In the end, there's really not a lot we can do or expect to do about some of these things, on a macro-level. On a micro-level, there's plenty. Be able to be responsible for yourself and your family, have a game plan in mind whatever you're doing, be it setting foot on a trans-Atlantic liner, or just getting in your car for the morning commute. Put enough aside, like our paleolithic ancestors did, to take care of yourself if the grocery isn't there the next day. Relearn the basic skills that people took for granted even as little as a hundred years ago, when life didn't come in a shrink-wrap package, then pass these skills on to people around you. Last, as always, remember to put aside some pieces of our collective knowledge so that we have a reason to dig out and clean up if The Big One ever indeed does hit.


  1. It comes back down to basic assumption. I have been exploring the depth of the micro/macro scale relationship at the Zone. There are several caveats that have to break one way or another and the sequence of events matters.

    I agree that we will have to eat and have water access. Do we get to have electricity or does the EMP fry all the circuits. It's begs a question that is very pertinent - do we rely on books? How much of what is written as gospel is imagination?

    Too much. Plus, we have a populace which thinks it is more well read than it actually is. The depth vs. breadth issues have made people into geniuses in their micro-arena and idiots in the compassion/common sense micro-arenas.

    How many people have actually read Machiavelli's The Prince? Very interesting how the man has been labelled evil - read the book and you find something completely different.

    1. Doc,

      Another point about Machiavelli was that he was writing in the context of his times, too. People tend to glom onto one nugget of information and then ignore the big picture surrounding it. It's like with economic bad news...people focus on the little facts and ignore the fact that the entire system is inherently flawed and hitting the rocks now because of those flaws (overconsumption to a ridiculous excess, reliance on a finite resource, etc).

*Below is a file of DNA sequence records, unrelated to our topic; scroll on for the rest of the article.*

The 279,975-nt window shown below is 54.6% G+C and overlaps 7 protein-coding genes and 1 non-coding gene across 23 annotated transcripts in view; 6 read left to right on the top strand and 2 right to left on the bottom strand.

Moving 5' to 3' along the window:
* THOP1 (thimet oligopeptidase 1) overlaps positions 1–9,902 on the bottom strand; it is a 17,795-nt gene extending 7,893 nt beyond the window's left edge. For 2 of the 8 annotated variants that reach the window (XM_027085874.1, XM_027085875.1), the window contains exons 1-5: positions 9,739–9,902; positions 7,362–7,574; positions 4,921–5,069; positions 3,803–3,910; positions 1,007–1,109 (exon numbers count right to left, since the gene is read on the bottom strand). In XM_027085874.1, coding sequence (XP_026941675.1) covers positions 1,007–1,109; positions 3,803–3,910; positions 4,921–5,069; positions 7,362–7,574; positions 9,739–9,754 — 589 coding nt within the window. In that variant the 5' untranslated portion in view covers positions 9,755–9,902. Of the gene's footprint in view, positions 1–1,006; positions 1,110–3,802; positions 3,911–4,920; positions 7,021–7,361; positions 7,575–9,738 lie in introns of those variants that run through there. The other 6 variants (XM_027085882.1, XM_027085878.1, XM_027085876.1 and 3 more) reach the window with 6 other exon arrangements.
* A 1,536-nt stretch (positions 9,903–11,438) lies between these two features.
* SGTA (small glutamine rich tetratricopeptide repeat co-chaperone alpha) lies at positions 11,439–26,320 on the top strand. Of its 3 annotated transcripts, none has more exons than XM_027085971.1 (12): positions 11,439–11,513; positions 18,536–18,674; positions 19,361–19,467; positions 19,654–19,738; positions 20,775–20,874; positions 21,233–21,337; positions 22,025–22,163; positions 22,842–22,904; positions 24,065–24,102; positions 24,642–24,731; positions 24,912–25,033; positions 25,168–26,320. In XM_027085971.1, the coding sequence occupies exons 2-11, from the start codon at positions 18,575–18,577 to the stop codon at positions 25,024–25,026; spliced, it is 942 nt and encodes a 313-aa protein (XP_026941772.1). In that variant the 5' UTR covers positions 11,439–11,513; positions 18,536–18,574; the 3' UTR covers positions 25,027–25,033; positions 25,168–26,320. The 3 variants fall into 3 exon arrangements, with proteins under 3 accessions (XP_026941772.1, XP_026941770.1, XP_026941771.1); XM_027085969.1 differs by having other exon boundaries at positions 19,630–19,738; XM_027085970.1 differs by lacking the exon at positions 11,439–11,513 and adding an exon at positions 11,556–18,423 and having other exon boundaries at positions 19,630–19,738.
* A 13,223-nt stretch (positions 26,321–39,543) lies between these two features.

As you point out, too, people rely on a lot of hearsay about things and very little hard information. They then take that hearsay and build an entire worldview around it. A good example was hysteria over terrorists using chemical weapons in an attack, in the post-9/11 panic party. I read a very good article written by a retired Army sergeant who was an NBC specialist who pointed out that it was unlikely that such an attack would ever occur in America, or that it would be successful if it did. Made me feel better after reading it, even if it probably never penetrated the public consciousness. Not that we don't have plenty to worry about already...


  2. Oh look, here is another Stuart Standiford post about how (some) people are busy building the robots that will eventually replace (alI) people as a species:

    I have to admit I'm not that interested in disaster scenarios, also including the nuclear war, epidemic, asteroid, and environmental mass extinction ones for the simple reason that there is absolutely nothing I can do to prevent them (I don't control the nuclear weapons or robots, or coal fired factories in China), or survive them if they are big enough. I actually do think that the world population is increasing to the point where it is starting to hit some very hard Malthusian limit, but I'm going to be too busy trying to survive to my "natural" lifespan to worry about exactly what form the limit will take.

    1. Wasn't there a sci-fi series done once about robots taking over...? ;)

      I think there's a subtle point here that people miss when talking about disasters and collapse -- we're living through collapse right now. There are tens of millions of people unemployed in this country, with no hope of getting another job, much less the kind of job they once had. It's because we've overshot our carrying capacity, while also in turn reducing the overall carrying capacity.

      A friend of mine pointed out a while back that people expect an apocalyptic event to big dramatic and visible, but the reality is that people are already living in there own post-apocalyptic reality but are generally invisible to those people who haven't yet experienced it. Lose your job, your unemployment runs out. What happens when the dollar collapses in a couple of years (because it also has overshot our economic carrying capacity) and those programs vanish as well?


  3. Excellent article and comments. Many thanks.